A meeting scheduled for May 16 was cancelled because of measles at the Oliver’s and location was changed to Sam Kooser’s but it “rained and no one came.”
A basket picnic was planned for July Fourth at a “convenient grove.” Sites of Chautauqua Park and Story City were voted down, and finally Mr. F.E. Gunder’s timber was accepted. A committee of six was appointed to “supply a watering trough and plenty to drink” which was to be paid for out of the treasury. Ninety attended. On July 11 it was reported that $5.75 was paid for ice cream, 75 cents for chairs and $10 for fireworks, but no bill was submitted for beverages.
Typical July 4th activities.
Aug. 8. Entertainment program included the North Star Orchestra playing the Overture from William Tell and an encore of the Anvil Chorus, recitations, readings and a tableau on “Votes for Women.”
Sept. 3. Program included a debate “Resolved that an automobile is more of a necessity on a farm than a luxury.” [interesting to note that the secretary originally reversed the terms and then corrected them]. The decision of the judges was 2 negative, 1 affirming.
Dec. 12. Another debate took place entitled “Resolved that a boy living in the country has better advantages than a boy living in the city.”
1914 Approximately 48 people from 21 families signed the secretary’s book as members. [no date is listed but possibly early January].
July 17, 1917. Meeting was held at the home of Mr. & Mrs. George Meyers. A report from the July Fourth committee stated “good time and no expenses.” Motion made that “the $5 left of the hospital room fund be turned in to the club fund.” Report of the hospital committee was received and that committee was discharged. “Motion made that the club contribute to a fund as a free will offering for army boys on their way south. Mrs. Dodds was appointed as a committee of one to disperse the money.”
Dec. 4. Officers were elected for first half of 1919: Will Dodds, President; Burt Kooser, Vice-president; Harry Stewart, Secretary; Ed Miller, Treasurer. Letter from Sam Martin “somewhere in France.” Club voted to “equip and furnish a barrack bag” as soon as possible to replace one lost by him.
Feb. 1, 1918. Programs still presented by members – readings, songs, instrumental music.
March 1. Meeting at home of Mr. & Mrs. Ed Miller. Program: song by all, reading by Dwight Gunder, song by Katherine Amlund, two-minute talk by Bernice Dodds on “what is necessary to start up housekeeping,” talk by Edward Morris on the “best tractor for 160 acres of land,” followed by marriage of Peter Cartwheel and Susan Pumphandle by Rev. Andrew Carniege Stewart, and then refreshments.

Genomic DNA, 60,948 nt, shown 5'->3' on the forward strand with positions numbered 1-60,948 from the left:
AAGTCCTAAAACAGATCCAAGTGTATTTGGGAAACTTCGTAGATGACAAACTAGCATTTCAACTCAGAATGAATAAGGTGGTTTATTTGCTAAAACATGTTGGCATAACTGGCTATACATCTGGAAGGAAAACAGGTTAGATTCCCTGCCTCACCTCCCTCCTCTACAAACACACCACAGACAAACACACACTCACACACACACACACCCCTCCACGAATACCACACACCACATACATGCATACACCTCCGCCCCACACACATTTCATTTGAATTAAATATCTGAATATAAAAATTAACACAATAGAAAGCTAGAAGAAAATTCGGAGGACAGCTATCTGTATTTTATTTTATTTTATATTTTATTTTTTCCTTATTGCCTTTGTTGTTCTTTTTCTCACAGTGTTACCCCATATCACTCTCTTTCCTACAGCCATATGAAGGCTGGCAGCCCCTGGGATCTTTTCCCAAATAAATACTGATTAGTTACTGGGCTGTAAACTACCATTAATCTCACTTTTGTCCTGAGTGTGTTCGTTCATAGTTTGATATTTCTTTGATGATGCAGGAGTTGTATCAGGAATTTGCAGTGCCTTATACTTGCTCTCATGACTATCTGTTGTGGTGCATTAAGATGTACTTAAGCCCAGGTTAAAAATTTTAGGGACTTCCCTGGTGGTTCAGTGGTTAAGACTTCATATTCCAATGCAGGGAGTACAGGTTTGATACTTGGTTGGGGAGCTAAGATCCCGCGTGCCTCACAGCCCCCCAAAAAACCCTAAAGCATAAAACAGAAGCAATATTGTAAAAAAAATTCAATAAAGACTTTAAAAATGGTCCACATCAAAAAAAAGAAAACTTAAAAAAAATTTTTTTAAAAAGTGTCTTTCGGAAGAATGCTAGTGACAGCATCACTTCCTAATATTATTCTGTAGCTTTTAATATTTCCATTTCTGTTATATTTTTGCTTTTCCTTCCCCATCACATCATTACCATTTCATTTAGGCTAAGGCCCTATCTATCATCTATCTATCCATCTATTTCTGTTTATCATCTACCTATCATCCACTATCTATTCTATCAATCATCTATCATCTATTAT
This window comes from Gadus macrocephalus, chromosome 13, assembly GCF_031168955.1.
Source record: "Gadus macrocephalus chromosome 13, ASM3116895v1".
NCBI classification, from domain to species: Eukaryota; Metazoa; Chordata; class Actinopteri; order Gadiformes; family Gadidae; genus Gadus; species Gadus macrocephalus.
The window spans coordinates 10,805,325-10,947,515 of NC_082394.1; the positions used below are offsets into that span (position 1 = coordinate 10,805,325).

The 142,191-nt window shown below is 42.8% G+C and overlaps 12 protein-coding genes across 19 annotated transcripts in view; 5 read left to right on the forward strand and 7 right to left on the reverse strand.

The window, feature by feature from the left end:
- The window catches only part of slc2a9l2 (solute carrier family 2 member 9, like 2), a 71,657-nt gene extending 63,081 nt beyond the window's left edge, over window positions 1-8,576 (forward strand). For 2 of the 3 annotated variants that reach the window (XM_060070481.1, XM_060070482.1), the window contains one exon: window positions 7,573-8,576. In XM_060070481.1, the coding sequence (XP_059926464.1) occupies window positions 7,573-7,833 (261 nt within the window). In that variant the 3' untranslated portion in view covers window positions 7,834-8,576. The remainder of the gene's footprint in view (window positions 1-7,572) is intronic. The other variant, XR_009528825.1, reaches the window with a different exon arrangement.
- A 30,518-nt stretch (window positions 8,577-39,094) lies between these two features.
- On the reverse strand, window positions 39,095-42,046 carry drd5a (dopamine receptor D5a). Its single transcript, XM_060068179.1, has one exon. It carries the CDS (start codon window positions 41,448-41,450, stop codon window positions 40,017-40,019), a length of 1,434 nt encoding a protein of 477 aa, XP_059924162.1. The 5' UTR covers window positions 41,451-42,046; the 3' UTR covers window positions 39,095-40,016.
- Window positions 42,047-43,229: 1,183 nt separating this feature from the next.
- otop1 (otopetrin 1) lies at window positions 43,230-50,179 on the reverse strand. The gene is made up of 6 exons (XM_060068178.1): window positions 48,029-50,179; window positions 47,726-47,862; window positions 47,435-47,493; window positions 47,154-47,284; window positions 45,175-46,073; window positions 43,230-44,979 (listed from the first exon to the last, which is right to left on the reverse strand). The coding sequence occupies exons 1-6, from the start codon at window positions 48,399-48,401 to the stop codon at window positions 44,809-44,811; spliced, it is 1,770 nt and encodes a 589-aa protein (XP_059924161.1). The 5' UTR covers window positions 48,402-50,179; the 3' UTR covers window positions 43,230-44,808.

July 12. Semi-annual election of officers: M. Pruitt, President; Bernice Dodds, Vice-president; Bessie Meyers, Secretary; Maude Campbell, Treasurer. Mrs. Kooser then gave a report of one of our members, Sam Martin who is in France, aiding in making the world a safe place in which to live.”
(Meetings continued every two weeks, but nothing remarkable happened).
Feb 12, 1919. (Members and relatives returned from the war). Three cheers given as a welcome to Roy Stewart. Address by Mr. Peabody on causes of war, sacrifices made by young men, achievements of U.S. forces and welcome to returning soldiers. Roy Stewart gave an overview of his service activities. Mrs. Miller spoke of George’s experiences. Mr. Kooser read letters from Sam Martin. Maude Campbell spoke of Robert’s illness overseas. Fred McDonald’s anticipated return was spoken of by Burt Kooser.
June 26. Officers elected: Edward Morris, President; Mr. D. Griffith, Vice- president; Mrs. D.L. Pruitt, Secretary; Mrs. E.A. Miller, Treasurer. Voted to disband until the first Friday in September.
Oct. 17. [last entry] brief business meeting; all bills paid; auditing committee appointed.
Aug. 27. Reunion at home of Robert Campbell; 36 persons from all over the country attended.
Meetings held every other Friday at members’ homes; number of attendees listed: 35-50. Planned activities with other clubs. Election of officers and updating of constitution and by-laws annually. Members signed minute book annually. Members admitted approximately every other month.
Meetings held every other Friday at members’ homes; number of attendees not listed. Election of officers semi-annually; updating of constitution and by-laws annually. Members did not sign book at all. Few members admitted. Did not meet summer of 1919; appeared to disband by October 1919 [no further minutes].